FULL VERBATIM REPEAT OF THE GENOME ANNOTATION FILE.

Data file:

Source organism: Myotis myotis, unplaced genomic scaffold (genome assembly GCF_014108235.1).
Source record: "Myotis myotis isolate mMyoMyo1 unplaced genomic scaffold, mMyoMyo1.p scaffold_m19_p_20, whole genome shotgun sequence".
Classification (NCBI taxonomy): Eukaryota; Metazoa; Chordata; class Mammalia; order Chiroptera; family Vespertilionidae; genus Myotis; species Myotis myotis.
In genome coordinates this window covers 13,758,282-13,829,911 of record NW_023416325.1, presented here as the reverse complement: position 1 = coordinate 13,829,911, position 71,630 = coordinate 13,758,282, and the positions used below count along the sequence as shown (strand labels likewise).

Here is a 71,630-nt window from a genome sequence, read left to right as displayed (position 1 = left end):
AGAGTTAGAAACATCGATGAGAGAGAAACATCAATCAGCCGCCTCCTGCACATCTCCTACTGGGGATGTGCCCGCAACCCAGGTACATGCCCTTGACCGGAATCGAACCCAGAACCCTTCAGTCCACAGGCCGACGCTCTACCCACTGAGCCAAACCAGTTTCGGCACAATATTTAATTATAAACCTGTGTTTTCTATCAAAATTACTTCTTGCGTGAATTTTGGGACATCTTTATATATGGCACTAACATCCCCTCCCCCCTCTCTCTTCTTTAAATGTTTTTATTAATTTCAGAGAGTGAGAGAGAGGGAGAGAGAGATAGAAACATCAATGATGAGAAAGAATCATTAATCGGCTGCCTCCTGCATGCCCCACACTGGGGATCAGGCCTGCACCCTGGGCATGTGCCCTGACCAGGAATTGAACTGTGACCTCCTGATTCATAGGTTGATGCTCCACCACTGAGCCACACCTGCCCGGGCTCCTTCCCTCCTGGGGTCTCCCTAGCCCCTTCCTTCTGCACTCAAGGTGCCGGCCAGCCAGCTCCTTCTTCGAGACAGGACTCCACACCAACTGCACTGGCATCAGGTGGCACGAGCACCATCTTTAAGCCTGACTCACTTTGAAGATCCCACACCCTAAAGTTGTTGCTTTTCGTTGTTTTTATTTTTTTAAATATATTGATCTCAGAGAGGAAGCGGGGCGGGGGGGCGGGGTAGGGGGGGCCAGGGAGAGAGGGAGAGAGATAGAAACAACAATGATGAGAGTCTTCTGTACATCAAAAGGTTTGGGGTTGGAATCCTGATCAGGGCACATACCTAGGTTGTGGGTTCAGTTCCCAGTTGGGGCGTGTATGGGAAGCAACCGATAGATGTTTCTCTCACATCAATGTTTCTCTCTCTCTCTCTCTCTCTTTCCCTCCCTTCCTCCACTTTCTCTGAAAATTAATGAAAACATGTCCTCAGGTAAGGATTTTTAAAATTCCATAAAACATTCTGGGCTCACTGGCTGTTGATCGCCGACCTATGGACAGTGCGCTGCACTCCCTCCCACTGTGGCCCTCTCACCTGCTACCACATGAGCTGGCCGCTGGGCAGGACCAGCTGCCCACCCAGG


Source organism: Myotis myotis, unplaced genomic scaffold (genome assembly GCF_014108235.1).
Source record: "Myotis myotis isolate mMyoMyo1 unplaced genomic scaffold, mMyoMyo1.p scaffold_m19_p_20, whole genome shotgun sequence".
Classification (NCBI taxonomy): Eukaryota; Metazoa; Chordata; class Mammalia; order Chiroptera; family Vespertilionidae; genus Myotis; species Myotis myotis.
In genome coordinates this window covers 13,758,282-13,829,911 of record NW_023416325.1, presented here as the reverse complement: position 1 = coordinate 13,829,911, position 71,630 = coordinate 13,758,282, and the positions used below count along the sequence as shown (strand labels likewise).

Here is a 71,630-nt window from a genome sequence, read left to right as displayed (position 1 = left end):
AGAGTTAGAAACATCGATGAGAGAGAAACATCAATCAGCCGCCTCCTGCACATCTCCTACTGGGGATGTGCCCGCAACCCAGGTACATGCCCTTGACCGGAATCGAACCCAGAACCCTTCAGTCCACAGGCCGACGCTCTACCCACTGAGCCAAACCAGTTTCGGCACAATATTTAATTATAAACCTGTGTTTTCTATCAAAATTACTTCTTGCGTGAATTTTGGGACATCTTTATATATGGCACTAACATCCCCTCCCCCCTCTCTCTTCTTTAAATGTTTTTATTAATTTCAGAGAGTGAGAGAGAGGGAGAGAGAGATAGAAACATCAATGATGAGAAAGAATCATTAATCGGCTGCCTCCTGCATGCCCCACACTGGGGATCAGGCCTGCACCCTGGGCATGTGCCCTGACCAGGAATTGAACTGTGACCTCCTGATTCATAGGTTGATGCTCCACCACTGAGCCACACCTGCCCGGGCTCCTTCCCTCCTGGGGTCTCCCTAGCCCCTTCCTTCTGCACTCAAGGTGCCGGCCAGCCAGCTCCTTCTTCGAGACAGGACTCCACACCAACTGCACTGGCATCAGGTGGCACGAGCACCATCTTTAAGCCTGACTCACTTTGAAGATCCCACACCCTAAAGTTGTTGCTTTTCGTTGTTTTTATTTTTTTAAATATATTGATCTCAGAGAGGAAGCGGGGCGGGGGGGCGGGGTAGGGGGGGCCAGGGAGAGAGGGAGAGAGATAGAAACAACAATGATGAGAGTCTTCTGTACATCAAAAGGTTTGGGGTTGGAATCCTGATCAGGGCACATACCTAGGTTGTGGGTTCAGTTCCCAGTTGGGGCGTGTATGGGAAGCAACCGATAGATGTTTCTCTCACATCAATGTTTCTCTCTCTCTCTCTCTCTCTTTCCCTCCCTTCCTCCACTTTCTCTGAAAATTAATGAAAACATGTCCTCAGGTAAGGATTTTTAAAATTCCATAAAACATTCTGGGCTCACTGGCTGTTGATCGCCGACCTATGGACAGTGCGCTGCACTCCCTCCCACTGTGGCCCTCTCACCTGCTACCACATGAGCTGGCCGCTGGGCAGGACCAGCTGCCCACCCAGG